I previously wrote about What to do when an Original Bill of lading is lost..
One of the questions that came up after that was, if a shipper is submitting a bank guarantee, how long is the guarantee valid because he cant afford to keep money held up for this..
Generally all that the bank needs to know before they cancel the guarantee, is that the cargo is being released to the rightful owner/consignee of the cargo..
The general process to be followed by the shipper (or the entity that put up the bank guarantee) is :
1) Get confirmation from the consignee of the bill of lading in writing on their letter head that
- That they have received the cargo covered under the bill of lading in full
- That they have paid the shipper of the cargo all their monies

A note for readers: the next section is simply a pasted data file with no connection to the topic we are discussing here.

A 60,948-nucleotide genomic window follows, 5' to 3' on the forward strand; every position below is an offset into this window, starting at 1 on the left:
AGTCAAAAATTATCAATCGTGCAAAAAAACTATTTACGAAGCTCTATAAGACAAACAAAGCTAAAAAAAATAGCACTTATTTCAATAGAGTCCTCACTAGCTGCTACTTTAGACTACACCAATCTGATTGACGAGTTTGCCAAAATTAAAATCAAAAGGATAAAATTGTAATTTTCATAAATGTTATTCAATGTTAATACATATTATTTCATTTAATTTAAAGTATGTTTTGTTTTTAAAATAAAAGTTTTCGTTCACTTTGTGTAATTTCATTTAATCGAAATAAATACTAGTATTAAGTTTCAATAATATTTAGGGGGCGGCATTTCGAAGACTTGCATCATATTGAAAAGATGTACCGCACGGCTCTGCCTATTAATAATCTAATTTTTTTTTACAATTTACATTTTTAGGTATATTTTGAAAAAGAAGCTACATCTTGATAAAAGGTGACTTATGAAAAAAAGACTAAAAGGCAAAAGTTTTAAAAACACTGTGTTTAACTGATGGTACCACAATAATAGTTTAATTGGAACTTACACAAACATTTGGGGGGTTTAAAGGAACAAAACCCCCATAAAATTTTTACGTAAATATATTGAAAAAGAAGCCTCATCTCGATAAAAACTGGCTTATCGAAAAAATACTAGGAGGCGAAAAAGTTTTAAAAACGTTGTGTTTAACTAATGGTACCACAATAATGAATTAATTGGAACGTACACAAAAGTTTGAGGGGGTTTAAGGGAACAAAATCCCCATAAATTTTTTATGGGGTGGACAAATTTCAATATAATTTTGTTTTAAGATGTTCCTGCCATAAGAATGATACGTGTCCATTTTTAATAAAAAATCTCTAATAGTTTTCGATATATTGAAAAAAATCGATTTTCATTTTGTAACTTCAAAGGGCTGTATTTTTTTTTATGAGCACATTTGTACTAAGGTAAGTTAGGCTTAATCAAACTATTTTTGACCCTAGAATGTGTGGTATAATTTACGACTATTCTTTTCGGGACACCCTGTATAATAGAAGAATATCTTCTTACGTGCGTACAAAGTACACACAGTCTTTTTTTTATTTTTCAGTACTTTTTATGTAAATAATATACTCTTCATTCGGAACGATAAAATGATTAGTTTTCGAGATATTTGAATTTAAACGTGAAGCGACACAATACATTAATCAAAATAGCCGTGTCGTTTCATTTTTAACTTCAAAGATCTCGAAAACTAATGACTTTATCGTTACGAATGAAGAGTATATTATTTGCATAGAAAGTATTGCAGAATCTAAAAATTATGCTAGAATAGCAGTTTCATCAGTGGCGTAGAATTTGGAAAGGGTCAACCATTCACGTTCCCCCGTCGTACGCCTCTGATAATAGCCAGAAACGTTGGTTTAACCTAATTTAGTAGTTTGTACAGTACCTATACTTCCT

- They are relinquishing any further claim on the cargo in full or part
2) Upon receipt of this confirmation, the bank that issued this guarantee will have to
- Verify that the letter is indeed authentic and has been issued by the actual consignee/receiver of the cargo
- The bank will have to verify this properly as different types of bills of lading will have different consignees (Direct, To Order (of Shipper), To Order of Bank etc)..
- Where the bill of lading is consigned To Order (of Shipper) or To order of Bank, the actual receiver/buyer of the cargo will have to be verified basis the contract or purchase order exchanged between the Seller and Buyer..
Needless to say, each bank will have their own working policies, but this would be the general route to follow..
In essence, once both buyer and seller have confirmed that the deal has been concluded and they have received the cargo and money respectively, the bank guarantee can be cancelled by the bank..
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